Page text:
We can learn much about a person’s character by watching how they handle money. The Bible says that those who are faithful in financial affairs are also faithful in much, and those who are unjust with money are also unjust in much. This is different than the religious message that says money management is not an indicator of character. Money means a great deal to us, which is why Jesus preached so much about it and why it is linked to trust. When people do not trust God with their money, the spirit of mammon attaches itself to their wealth. It is so pervasive in the world today that many people never realize they are worshipping it instead of God. Mammon is in direct opposition to God and it has a thousand sneaky ways of telling us we do not need him. It has lurked on the earth a long time and our spiritual future depends on recognizing and unmasking this evil spirit.A. Mammon hides behind money to oppose God’s will.
- He who is faithful in the least is also faithful in much, and he who is unjust in the least is also unjust in much. If you have been unfaithful in unrighteous mammon, who will commit to your trust the true riches? No servant can serve two masters. You cannot serve God and mammon. The Pharisees, who were covetous, heard all these things, and they derided him (Luke 16:10-14).
- There is a distinction between money and mammon. Jesus referred to money as “the least.”
- When interpreting Scripture, lifting it out of context can lead to bad doctrine.
- The Aramaic translation of “mammon” means money or riches. It comes from the Syrian god of riches. When Jesus used the term “mammon,” he was referring to a false god with whom the Syrians were familiar.
- Mammon is rooted in Babylonian history, and it means “sown in confusion.”
- Babylon is known for the tower of Babel, a situation in which the people believed they did not need God. They thought their work was enough to get them into heaven, which is what mammon wants us to believe.
- Mammon is a spirit, an attitude, and an influence that tells us that if we have money, we do not need God. This is the spirit of Satan.
- The dictionary definition of mammon is the god of riches and greed.
- The devil took Jesus up into an exceedingly high mountain, and showed him all the kingdoms of the world and the glory of them, and said to him, All these things I will give you if you will fall down and worship me. Then Jesus said to him, Get away Satan, for it is written, You shall worship the Lord your God, and him only shall you serve (Matthew 4:8-10).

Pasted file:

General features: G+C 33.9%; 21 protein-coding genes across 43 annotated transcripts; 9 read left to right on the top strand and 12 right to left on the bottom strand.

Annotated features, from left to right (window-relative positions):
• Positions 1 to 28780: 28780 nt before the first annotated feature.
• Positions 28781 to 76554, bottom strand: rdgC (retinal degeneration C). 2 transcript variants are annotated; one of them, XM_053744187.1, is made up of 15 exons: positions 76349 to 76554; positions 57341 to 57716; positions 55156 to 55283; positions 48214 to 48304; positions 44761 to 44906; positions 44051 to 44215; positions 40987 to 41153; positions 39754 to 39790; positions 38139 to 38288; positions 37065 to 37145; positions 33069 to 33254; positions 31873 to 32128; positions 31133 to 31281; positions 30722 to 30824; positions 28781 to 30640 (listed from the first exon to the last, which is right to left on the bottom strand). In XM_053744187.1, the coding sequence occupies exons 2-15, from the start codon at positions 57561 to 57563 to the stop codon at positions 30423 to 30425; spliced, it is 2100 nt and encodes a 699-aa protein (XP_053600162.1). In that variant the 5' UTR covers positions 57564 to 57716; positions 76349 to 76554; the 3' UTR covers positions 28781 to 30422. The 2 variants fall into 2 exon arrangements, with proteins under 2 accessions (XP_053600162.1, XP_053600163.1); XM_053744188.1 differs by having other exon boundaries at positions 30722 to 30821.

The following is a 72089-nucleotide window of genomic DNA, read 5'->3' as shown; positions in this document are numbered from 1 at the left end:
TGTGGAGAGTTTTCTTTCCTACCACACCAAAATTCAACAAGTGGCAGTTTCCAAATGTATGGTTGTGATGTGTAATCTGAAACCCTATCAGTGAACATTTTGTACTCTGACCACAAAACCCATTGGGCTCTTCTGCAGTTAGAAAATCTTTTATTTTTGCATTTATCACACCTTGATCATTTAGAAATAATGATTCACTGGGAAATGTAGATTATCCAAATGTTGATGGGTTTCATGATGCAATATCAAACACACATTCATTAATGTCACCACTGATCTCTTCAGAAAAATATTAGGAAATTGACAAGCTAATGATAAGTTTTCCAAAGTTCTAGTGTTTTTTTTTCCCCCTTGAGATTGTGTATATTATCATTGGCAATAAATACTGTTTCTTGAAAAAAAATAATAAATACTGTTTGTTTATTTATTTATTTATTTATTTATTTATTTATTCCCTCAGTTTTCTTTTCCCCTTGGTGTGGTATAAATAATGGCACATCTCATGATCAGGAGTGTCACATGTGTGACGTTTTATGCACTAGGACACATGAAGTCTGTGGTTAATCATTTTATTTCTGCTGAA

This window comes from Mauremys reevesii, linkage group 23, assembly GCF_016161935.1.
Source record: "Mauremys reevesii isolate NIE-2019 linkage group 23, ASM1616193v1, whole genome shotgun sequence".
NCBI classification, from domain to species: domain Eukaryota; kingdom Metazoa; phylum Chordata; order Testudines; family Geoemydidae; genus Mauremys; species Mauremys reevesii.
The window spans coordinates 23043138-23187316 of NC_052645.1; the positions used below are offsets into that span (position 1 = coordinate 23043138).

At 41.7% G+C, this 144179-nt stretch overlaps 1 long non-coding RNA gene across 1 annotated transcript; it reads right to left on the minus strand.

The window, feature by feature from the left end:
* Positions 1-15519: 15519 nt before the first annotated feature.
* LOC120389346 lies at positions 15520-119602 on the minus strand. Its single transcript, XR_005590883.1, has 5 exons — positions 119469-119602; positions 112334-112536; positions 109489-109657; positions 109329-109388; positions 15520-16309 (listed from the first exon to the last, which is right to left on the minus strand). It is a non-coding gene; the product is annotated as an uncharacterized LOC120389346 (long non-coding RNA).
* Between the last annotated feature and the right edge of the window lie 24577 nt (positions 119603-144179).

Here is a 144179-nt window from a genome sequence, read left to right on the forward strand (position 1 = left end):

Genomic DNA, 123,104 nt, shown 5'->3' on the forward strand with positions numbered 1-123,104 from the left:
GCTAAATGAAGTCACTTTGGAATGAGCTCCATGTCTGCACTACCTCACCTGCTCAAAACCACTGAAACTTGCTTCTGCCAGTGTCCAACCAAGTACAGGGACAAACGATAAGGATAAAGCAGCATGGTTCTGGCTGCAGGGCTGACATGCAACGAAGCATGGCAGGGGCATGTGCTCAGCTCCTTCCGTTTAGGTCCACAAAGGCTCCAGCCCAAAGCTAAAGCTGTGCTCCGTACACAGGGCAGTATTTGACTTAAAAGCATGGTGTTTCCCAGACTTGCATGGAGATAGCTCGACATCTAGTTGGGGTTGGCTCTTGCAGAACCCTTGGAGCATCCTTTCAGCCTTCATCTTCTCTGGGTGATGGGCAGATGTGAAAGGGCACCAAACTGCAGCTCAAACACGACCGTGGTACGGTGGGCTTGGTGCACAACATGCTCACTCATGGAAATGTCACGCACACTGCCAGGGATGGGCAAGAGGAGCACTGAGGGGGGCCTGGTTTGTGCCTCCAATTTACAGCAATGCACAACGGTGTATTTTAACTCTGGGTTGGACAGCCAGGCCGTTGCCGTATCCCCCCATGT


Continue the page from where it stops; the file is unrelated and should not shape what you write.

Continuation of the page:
- The devil tried to seduce Jesus with the spirit of mammon.
- We must decide whether to worship God or mammon. Jesus faced the exact same choice that we face.
- When Jesus passed through Jericho, Zacchaeus, who was rich, climbed a tree to see him; Jesus saw him and told him he had to stay at Zacchaeus’ house. When the people saw this, they grumbled, saying that Jesus went with a sinner. Zacchaeus told Jesus he would give half of his goods to the poor, and if he had taken anything by false accusation, he would restore it fourfold. Jesus said salvation had come to the household, and Zachaeus was a son of Abraham. He then told the parable of the nobleman who went into a far country, and charged his servants to watch over his money until he returned (Luke 19:1-26).
- When Jesus was at Zacchaeus’ house, he said nothing about money, but his presence alone was enough to cause Zacchaeus to repent. It caused him to disconnect from the spirit of mammon and become a giver.
- Zacchaeus’ decision to become a giver opened the door for salvation to come into his house, and for good things to happen there that previously could not happen. He also became a partaker of the covenant of Abraham.
- In Jesus’ parable, what qualified the first two servants for more authority was their faithfulness in the least, which was money.
- This parable made the same point as a previous one about a rich man who wanted to build bigger barns to store all his goods (Luke 12:16-21).
- Mammon says we should always give to the poor because they do not have anything, but that is not always wise. Just like in farming, it is good to sow, but we must sow into good ground. Jesus illustrated this point in his parable about the sower (Mark 4:2-8).
- We feel anxiety over unmet needs.
- God is our provider. When we buy into mammon’s philosophy, we live under financial fantasies where greed rules.
- We fear the future.
- Mammon cannot control the future; only God can. He extends his hand toward us and supplies our every need (Philippians 4:19). We can trust God to take care of us (Psalm 104:28).
- Mammon works unbelief.
- It tells us God’s ways are foolish and outdated. It stops us from tithing and giving, or convinces us that this puts us under the law of Moses instead of under grace.
- It brings envy, and causes us to lie and cheat.
- God uses possessions as a test; and how we respond to someone else being blessed indicates the condition of our hearts (Deuteonomy 5:21).
- It brings disobedience into our lives.
- We are God’s stewards and he wants us to prosper and be generous, but mammon wants us to be selfish. God wants to bless us and free us to obey his word; mammon wants to bring us into a curse.
- Mammon derides us for trusting God.
- The Pharisees derided Jesus when he was explaining about money (Luke 16:14, 15), and people still do it today.
- We wrestle against spirits that will not give God first place (Ephesians 6:10-12).
- It causes us to determine success by how much money we make.
- Real success is fulfilling God’s will in our lives. Mammon wants us to live as consumers, not stewards. It gives us an entitlement mentality, and tells us we can live beyond our financial means, but then leaves us.